Chloé. Attitudes, an exhibit at the Palais de Tokyo in Paris, takes a clever approach to chronicling the past of its maison. Using visual cues to regroup garments from its rich archive, the experience is accessibly thematic rather than historically linear.
One enters the exhibit through a corridor hung with images of assorted photographers. In an adjacent space, a small room is primarily dedicated to fashion images and advertising campaigns. The photographic works include those of Guy Bourdin (circa ‘70s and ‘80s), David LaChapelle (‘90s), Patrick Demarchelier and Peter Lindberg (2000s), plus a representative sampling of Inez Lamsweerde and Vinoodh Matadin photos. All the visuals put forth a female image that is playfully spirited rather than hyper sexualized. (Even the Helmut Newton shot was relatively “well-behaved,” given his repertoire for debauchery.) It’s an unfortunately rare approach in the world of womenswear brands, to refuse to pander to a male gaze. So it’s reassuring to see a brand that instead chooses to represent a woman who’s laid-back, chic, fanciful, and self-assured. Perhaps this fact is accounted for, at least partially, by the fact that Chloé was founded by Gaby Aghion, a sharply intelligent, well-educated woman.
Since its inception in 1952, Chloé has been directed by a number of people, many of whom have gone on to do great work in their own right. The défilé of names, to cite but a few, spans Phoebe Philo, Martine Sitbon, Stella McCartney, and Karl Lagerfeld. The latter, known for the finery he creates at Chanel and for his incendiary-on-purpose sound bites, actually created fabulously funny and truly memorable works over the course of his Chloé stead. His tongue remained firmly in cheek during his ‘80s-era reign.
Several of his pieces are fully self-referential to the métier of couture itself: there’s a pearl necklace adorned with an actual-sized scissor pendant (sported by Inès de la Fressange on the runway in a nearby photo); another look includes fabulous accessories like a large spool-turned-bangle, and a large spiky pincushion-as-wrist-corsage. In another look, a long black dress has a sequined-scissors appliqué. It is angled and seems to be cutting open the black fabric, “revealing” black-and-white sequined trompe l’oeil stripes underneath.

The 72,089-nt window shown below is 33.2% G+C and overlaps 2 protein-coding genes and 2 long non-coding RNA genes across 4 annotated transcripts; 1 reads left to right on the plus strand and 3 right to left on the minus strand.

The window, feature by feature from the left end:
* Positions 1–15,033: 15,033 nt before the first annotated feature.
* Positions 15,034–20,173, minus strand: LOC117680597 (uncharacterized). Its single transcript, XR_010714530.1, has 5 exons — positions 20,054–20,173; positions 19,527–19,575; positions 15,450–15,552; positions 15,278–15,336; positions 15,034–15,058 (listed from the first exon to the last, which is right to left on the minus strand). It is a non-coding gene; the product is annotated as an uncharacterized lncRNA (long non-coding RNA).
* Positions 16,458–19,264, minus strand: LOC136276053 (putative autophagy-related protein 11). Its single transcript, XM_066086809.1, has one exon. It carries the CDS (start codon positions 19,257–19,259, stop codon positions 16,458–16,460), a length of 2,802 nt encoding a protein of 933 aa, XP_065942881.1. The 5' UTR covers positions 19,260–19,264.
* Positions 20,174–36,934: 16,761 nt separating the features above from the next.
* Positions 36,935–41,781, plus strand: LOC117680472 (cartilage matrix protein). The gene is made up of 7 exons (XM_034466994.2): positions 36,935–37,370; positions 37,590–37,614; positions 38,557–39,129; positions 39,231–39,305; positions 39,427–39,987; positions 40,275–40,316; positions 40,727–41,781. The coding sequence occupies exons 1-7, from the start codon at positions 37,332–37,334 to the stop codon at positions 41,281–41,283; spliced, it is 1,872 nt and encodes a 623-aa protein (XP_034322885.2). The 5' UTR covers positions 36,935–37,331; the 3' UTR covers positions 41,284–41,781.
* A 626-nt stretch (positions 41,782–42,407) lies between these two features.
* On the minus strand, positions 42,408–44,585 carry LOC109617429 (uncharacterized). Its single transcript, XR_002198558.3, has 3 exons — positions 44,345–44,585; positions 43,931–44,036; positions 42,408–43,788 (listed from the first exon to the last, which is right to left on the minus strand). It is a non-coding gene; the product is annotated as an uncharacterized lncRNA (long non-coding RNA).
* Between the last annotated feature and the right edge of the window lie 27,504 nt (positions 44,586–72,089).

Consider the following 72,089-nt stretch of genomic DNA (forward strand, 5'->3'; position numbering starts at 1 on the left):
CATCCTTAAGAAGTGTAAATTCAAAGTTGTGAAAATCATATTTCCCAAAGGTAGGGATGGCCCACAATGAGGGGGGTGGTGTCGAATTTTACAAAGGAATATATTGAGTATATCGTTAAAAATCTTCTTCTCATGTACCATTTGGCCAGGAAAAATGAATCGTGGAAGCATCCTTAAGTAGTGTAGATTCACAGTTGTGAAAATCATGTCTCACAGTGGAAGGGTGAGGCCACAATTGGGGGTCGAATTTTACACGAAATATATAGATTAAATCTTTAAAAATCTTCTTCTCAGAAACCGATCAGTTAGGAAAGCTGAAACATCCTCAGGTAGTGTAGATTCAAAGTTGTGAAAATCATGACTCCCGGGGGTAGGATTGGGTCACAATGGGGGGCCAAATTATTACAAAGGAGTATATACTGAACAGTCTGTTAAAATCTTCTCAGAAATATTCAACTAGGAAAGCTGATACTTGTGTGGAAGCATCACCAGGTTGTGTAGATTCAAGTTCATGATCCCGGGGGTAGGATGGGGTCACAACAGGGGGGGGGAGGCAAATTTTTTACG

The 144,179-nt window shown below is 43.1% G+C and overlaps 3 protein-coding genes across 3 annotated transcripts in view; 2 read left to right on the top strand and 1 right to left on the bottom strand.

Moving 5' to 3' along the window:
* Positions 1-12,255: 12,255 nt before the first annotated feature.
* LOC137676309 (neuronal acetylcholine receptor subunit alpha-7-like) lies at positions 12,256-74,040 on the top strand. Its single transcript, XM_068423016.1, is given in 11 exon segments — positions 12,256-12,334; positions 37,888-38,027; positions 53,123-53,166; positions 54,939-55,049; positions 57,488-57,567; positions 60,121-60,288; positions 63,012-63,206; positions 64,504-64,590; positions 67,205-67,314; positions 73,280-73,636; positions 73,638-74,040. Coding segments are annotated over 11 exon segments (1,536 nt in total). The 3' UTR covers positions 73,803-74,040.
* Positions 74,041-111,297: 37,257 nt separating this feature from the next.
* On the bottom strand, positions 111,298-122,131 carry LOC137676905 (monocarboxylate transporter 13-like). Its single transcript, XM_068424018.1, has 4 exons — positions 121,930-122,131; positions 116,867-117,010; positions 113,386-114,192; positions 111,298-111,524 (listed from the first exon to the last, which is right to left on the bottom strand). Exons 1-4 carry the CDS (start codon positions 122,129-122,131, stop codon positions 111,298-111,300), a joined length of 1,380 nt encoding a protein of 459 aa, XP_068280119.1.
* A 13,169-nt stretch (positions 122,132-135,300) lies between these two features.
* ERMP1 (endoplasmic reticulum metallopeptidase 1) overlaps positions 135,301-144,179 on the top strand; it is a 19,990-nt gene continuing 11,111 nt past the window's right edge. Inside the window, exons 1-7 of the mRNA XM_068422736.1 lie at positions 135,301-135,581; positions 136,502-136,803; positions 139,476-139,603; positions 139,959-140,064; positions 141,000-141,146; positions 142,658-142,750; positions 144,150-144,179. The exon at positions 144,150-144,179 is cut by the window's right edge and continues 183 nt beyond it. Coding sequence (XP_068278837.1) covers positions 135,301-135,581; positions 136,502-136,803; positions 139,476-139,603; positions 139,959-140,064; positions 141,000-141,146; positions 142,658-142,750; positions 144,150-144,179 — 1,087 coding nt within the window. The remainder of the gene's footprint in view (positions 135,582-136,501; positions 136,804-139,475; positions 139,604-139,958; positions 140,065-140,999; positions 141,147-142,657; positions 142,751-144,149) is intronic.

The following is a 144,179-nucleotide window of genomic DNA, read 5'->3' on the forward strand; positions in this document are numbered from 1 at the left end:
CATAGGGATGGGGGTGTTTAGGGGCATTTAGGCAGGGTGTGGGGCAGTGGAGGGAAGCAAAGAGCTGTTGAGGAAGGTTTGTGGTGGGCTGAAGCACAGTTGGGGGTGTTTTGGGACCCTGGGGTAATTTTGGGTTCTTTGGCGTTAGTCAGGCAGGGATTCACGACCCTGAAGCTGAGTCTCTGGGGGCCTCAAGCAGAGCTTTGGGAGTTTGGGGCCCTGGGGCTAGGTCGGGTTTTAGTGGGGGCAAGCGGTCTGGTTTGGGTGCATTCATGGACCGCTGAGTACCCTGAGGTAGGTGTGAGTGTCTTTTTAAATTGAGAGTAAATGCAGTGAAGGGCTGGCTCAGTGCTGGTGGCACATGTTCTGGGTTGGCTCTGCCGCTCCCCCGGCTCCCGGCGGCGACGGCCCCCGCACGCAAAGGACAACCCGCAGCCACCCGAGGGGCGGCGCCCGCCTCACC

Whimsical and memorable pieces continue with other themes. The musically-influenced heavily embellished blazer sported sizeable S-looking curves that are the recognizable signature of a cello. Meanwhile, a foxy cut-out dress linked its black caplet top-half to its slim skirt lower-half with the help of a gold-sequined violin silhouette. Other playful and imaginative garments are dotted with light-bulbs, sockets too, all fashioned in metallic threaded and variously shaped and textured sequins. Yet another trompe l’oeil dress—a silk crepe black-and-red number—features a showerhead sprouting near the upper shoulder/chest area, which rains clear glass beads down the torso, trickling steadily down towards the thigh.
Other standouts from the Chloé legacy include Yvan Mispeleare’s printed shantung dress, its primly pleated skirt offset with dainty beaded appliqués; the printed red silk Musette cape covered in cartoon birds, seen enshrouding young Anna Piaggi in a nearby photo; Stella McCartney’s provocative swimwear boasting a deep V and a pineapple-covered crotch. Present-day designer Clare Waight Keller’s recent S/S ’12 dresses were characterized by elegant accordion pleats, with the movement of the silk crepe fluttering at the slightest agitation of the air.
Elsewhere amidst the exhibition, one can sees the influence of board games, Sonia Delaunay, flowers, arrows, and Art Deco, each of which enhance the 60-year-old collection with an enticing mix of wit and beauty.
CHLOÉ. ATTITUDES on display through November 18, 2012 at PALAIS DE TOKYO 13, avenue du Président Wilson, 75116 Paris.